Friday, January 29, 2010

Life Soundtrack 20

Shinedown, Second Chance

An autobiographical piece about the songwriter's decision to leave his hometown to pursue his dreams, against the wishes of his parents. It's a story anyone who's walked away from a fundamentalistic background will relate to, at least to some extent. I consider myself fortunate that I was able to do so without damaging any family relationships, but it's still felt at times like leaving home in other ways...

Monday, January 25, 2010


The first service that one owes to others in the fellowship consists in listening to them. Just as love for God begins with listening to his Word, so the beginning of love for the brethren is learning to listen to them. It is God's love for us that he not only gives us his Word, but also lends us his ear. So it is his work that we do for our brother when we learn to listen to him. Christians, especially ministers, so often think that they must always contribute something, when they are in the company of others, that this is the one service that they have to render. They forget that listening can be a greater service than speaking.

Many people are looking for an ear that will listen. They will not find it among Christians because these Christians are talking when they should be listening. But he who can no longer listen to his brother will soon be listening no longer to God either; he will be doing nothing but prattling in the presence of God too. This is the beginning of the death of the spiritual life, and in the end there is nothing left but spiritual chatter and clerical condescension arrayed in pious words. One who cannot listen long and patiently will presently be talking beside the point and be never really speaking to others, albeit he be not conscious of it. Anyone who thinks that his time is too valuable to be spent keeping quiet will eventually have no time for God and his brother, but only for himself and his own follies.

-Dietrich Bonhoeffer, Life Together

Thursday, January 14, 2010

Weighty Matters

A few thoughtful and pertinent links:

1. Ted Olson's conservative case for same-sex marriage. Most likely everyone who reads this blog has already seen it elsewhere, but it's an encouraging enough sign to be worth repeating again.

2. On a different note, I was recently steered toward this analysis of Europe's changing demographics. Nobody really knows what the world will look like in 50 years (or even 20), but it's encouraging to note that the alarmists predicting a Muslim-dominated Europe are, in fact, alarmists. There's still room for concern, as witnessed by the riots in France a couple of years ago, but such matters are better addressed from a clear-headed perspective.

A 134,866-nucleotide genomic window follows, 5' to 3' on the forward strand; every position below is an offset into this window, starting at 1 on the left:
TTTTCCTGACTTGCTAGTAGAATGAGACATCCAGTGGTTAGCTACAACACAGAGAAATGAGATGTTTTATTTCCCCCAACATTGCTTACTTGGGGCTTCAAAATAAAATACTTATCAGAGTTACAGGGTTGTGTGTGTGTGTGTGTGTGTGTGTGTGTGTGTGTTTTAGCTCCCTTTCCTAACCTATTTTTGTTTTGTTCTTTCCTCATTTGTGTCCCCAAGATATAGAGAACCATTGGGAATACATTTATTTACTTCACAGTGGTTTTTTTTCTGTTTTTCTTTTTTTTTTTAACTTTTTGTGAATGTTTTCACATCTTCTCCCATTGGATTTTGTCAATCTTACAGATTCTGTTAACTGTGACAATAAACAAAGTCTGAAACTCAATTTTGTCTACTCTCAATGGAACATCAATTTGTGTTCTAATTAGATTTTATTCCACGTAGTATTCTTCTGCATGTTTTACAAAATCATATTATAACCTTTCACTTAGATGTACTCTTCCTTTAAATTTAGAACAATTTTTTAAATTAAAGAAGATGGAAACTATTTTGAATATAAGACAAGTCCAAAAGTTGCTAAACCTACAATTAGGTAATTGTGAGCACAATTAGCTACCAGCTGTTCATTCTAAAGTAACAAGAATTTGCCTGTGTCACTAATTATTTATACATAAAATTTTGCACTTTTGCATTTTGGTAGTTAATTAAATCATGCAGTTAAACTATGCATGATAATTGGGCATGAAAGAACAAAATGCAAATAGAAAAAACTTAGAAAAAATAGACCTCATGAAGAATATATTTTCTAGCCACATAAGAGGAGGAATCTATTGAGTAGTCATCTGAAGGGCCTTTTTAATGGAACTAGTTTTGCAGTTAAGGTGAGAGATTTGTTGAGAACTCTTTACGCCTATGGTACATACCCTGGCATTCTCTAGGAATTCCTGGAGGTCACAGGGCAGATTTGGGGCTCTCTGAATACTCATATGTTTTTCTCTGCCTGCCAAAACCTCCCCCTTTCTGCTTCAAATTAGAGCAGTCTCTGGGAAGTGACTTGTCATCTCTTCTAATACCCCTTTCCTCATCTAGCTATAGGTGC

3. The tragedy in Haiti is at the forefront of the news this week, as well it should be. Donald Miller has written a thoughtful (and grace-filled) response to Pat Robertson's atrocious comments.

It's worth noting, though, that Robertson's view of the earthquake in Haiti as divine judgment is a logical extension of the belief expressed by many fundamentalists that God will destroy America if gays are given equal rights. His words don't represent an inevitable leap by any means, but the progression is logical nonetheless. And while James Dobson and most of his allies are intelligent enough to distance themselves from Pat on this one, they're really not that far apart in their conception of a God of endless anger and violence.

4. In light of the above items (and the Uganda situation and the many other negative things going on around the world), Karen Armstrong's call for the revival of the Golden Rule by people of every (and no) faith is as timely as ever. No crusade on behalf of theological or ideological purity has ever made the world a better place, but a little more compassion (genuine compassion, not another "I must save you from hell" bludgeoning) might just make a difference...

Sunday, January 10, 2010


"If marriage is a sacred institution, why do you want the government to be involved in it?"

-Tony Campolo, speaking at the GCN conference this weekend

Wednesday, January 06, 2010

Links to Ponder

A few articles of interest...

1. Timothy Kincaid's call for a more nuanced approach to addressing religious leaders. The point is not to whitewash the prejudice that still pervades much of Christendom when it comes to GLBT individuals, it's to keep in mind that most people don't recognize their own prejudices, and shouting "bigot" at them only pushes them further away and sabotages any opportunities we might have had to educate them.

2. Classically Liberal's analysis of the alleged top ten anti-Christian incidents of 2009. There are Christians in many parts of the world who genuinely suffer for their faith, but the United States isn't one of those parts, as evidenced by the fact that not one of these ten items holds up to any kind of scrutiny. Once again, the persecution complex that many conservative evangelicals cling to is doing more harm to the church in this country than any external force.

3. Andrew Sullivan's note of the growth in non-denominational churches with a political agenda. I add this one with a grain of salt, since some of the churches his reader mentions could well be part of the emergent church movement rather than the religious right - but it's also possible that things are different in the Bible Belt than they are in the northern and western parts of the US.